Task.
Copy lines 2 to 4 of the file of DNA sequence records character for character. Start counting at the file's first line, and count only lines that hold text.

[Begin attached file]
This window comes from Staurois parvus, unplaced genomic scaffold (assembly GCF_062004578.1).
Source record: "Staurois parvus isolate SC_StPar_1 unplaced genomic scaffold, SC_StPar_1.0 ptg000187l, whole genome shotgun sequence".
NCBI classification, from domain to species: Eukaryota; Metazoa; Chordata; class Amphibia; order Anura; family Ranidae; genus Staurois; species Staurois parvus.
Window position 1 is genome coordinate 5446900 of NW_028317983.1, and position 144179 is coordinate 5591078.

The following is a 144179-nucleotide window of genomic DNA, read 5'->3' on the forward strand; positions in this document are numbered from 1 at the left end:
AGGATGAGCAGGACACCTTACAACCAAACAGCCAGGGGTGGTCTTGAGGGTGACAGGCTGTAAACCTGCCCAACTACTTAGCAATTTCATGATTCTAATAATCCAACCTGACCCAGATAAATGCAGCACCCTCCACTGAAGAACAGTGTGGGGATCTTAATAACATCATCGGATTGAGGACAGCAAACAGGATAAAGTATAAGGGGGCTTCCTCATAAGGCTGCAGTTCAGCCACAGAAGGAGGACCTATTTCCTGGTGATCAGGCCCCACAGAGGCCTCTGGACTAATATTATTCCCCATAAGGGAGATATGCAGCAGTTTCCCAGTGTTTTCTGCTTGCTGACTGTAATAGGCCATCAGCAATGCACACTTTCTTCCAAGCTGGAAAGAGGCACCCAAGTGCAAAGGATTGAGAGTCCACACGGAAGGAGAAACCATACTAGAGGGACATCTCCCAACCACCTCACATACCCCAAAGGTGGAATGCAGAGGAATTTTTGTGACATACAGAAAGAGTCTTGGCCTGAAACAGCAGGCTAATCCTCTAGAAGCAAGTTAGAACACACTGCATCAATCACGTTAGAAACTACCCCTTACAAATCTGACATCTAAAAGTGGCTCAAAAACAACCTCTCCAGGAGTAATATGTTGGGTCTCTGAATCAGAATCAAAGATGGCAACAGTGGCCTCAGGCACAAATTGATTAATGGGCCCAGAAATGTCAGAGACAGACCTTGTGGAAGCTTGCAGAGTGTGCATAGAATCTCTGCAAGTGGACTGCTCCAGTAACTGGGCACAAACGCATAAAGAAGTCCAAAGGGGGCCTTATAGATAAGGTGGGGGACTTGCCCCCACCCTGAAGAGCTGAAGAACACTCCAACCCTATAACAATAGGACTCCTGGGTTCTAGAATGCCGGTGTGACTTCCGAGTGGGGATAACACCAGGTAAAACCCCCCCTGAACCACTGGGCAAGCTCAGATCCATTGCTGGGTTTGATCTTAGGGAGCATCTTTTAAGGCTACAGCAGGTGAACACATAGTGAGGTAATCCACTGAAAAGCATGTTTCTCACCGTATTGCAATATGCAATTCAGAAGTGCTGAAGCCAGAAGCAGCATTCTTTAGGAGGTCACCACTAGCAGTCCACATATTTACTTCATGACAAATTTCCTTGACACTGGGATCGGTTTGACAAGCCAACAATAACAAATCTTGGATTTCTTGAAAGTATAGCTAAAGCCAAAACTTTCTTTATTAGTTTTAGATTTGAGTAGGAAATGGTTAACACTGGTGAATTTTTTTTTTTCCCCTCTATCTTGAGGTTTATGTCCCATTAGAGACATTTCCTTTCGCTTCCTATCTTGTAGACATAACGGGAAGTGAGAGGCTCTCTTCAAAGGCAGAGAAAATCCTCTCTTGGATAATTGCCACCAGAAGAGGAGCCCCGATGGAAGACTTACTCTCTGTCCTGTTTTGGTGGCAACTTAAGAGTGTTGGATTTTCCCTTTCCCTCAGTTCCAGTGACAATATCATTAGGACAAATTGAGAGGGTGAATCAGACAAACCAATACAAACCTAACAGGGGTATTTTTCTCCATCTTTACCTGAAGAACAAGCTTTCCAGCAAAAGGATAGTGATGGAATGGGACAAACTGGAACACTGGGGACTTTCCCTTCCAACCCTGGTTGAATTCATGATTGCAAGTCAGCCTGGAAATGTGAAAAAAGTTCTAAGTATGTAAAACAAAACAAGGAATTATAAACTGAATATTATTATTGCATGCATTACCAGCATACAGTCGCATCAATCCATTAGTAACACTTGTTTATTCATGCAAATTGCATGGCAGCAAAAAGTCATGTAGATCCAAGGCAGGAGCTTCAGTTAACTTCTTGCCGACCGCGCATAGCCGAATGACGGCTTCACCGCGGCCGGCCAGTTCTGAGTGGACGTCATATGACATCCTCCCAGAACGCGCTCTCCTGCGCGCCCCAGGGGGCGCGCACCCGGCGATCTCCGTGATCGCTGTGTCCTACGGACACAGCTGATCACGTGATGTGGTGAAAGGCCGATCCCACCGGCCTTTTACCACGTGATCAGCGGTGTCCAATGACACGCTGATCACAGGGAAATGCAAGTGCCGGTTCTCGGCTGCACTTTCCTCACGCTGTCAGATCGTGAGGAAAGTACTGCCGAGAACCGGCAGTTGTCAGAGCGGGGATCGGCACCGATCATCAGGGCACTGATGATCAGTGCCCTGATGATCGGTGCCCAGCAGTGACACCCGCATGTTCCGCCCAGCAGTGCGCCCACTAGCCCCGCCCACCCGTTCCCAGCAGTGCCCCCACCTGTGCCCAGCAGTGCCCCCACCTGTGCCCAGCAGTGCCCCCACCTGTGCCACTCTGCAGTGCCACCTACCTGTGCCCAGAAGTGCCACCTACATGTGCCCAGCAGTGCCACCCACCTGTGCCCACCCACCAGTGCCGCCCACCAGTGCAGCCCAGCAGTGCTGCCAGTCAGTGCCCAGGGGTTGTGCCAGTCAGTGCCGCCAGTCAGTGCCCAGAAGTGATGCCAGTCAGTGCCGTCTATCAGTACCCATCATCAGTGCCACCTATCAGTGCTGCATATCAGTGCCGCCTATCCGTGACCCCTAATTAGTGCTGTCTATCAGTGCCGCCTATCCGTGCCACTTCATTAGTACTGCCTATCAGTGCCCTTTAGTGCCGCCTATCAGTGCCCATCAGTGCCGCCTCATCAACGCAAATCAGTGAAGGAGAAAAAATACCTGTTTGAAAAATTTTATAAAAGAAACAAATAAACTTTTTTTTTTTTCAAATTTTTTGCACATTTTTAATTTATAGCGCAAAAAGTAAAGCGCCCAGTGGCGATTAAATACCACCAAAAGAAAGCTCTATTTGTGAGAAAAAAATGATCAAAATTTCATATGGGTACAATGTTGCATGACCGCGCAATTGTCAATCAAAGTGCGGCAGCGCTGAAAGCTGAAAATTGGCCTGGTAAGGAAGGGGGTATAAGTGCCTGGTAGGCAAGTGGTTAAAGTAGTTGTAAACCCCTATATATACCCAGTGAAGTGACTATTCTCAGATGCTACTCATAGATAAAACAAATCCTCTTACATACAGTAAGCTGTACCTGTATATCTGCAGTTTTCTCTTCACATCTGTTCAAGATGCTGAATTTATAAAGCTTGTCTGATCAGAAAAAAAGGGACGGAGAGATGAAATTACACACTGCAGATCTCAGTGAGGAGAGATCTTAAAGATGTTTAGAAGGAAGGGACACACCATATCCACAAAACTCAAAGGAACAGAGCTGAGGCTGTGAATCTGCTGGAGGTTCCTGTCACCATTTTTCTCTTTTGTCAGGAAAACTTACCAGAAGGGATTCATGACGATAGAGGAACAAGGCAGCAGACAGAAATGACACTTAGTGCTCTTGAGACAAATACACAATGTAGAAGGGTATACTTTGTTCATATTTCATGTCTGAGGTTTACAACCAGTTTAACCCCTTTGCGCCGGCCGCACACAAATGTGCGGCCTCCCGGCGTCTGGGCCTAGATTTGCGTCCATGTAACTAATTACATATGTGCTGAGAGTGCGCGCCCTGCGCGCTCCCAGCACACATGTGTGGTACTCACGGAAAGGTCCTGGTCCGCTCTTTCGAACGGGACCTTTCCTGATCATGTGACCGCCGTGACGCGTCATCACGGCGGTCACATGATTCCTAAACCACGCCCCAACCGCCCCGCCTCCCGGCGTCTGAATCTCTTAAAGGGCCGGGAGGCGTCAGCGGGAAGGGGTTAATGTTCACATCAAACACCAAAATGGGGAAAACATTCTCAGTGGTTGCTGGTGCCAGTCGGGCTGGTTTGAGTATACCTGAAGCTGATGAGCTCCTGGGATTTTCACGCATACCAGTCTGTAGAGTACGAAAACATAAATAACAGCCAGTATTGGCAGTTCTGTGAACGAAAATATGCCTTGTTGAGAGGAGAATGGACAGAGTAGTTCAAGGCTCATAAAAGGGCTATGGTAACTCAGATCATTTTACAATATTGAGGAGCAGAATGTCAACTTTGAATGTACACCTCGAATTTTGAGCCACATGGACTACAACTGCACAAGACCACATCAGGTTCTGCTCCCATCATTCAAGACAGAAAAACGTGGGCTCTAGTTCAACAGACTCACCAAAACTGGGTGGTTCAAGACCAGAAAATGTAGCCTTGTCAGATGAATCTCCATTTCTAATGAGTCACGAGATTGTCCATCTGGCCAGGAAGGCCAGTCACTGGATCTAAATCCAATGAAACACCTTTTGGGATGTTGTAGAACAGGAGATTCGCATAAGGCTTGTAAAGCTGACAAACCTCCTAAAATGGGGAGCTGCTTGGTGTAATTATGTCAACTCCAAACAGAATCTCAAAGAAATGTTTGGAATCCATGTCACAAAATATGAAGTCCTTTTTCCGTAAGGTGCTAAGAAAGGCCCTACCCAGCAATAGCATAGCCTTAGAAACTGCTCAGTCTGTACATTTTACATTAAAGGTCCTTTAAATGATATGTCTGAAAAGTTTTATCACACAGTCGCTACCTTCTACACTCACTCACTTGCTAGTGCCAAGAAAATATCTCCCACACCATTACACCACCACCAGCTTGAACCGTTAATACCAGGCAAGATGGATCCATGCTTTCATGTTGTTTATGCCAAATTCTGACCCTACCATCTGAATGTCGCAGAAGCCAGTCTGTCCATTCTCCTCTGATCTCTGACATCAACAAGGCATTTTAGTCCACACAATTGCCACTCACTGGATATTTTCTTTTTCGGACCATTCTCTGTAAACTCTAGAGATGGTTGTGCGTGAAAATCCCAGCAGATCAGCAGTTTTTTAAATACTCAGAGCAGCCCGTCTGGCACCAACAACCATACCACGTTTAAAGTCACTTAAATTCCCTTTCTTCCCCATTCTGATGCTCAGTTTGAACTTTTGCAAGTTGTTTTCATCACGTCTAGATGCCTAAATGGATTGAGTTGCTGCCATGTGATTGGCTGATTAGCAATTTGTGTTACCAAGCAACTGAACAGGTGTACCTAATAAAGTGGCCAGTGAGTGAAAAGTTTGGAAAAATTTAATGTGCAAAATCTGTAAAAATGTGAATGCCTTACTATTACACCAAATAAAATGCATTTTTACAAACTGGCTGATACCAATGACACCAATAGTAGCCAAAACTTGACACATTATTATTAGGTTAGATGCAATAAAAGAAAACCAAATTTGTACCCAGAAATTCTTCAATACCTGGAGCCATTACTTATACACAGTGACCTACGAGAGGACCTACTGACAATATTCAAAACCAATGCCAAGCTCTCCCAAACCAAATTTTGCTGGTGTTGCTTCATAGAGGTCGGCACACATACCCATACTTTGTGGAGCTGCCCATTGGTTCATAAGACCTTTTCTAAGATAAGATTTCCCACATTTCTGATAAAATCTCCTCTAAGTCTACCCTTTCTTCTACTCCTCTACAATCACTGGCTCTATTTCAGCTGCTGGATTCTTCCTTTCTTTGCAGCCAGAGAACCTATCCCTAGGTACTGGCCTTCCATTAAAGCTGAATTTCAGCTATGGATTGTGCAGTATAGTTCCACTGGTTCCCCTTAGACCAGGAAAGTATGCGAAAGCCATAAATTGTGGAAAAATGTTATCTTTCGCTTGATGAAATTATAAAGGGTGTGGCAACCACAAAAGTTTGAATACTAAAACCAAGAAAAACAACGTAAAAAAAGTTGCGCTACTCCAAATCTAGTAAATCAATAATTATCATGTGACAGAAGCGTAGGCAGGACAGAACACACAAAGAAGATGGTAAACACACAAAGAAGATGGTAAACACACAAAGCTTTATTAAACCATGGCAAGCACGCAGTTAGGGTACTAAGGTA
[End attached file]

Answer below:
Source record: "Staurois parvus isolate SC_StPar_1 unplaced genomic scaffold, SC_StPar_1.0 ptg000187l, whole genome shotgun sequence".
NCBI classification, from domain to species: Eukaryota; Metazoa; Chordata; class Amphibia; order Anura; family Ranidae; genus Staurois; species Staurois parvus.
Window position 1 is genome coordinate 5446900 of NW_028317983.1, and position 144179 is coordinate 5591078.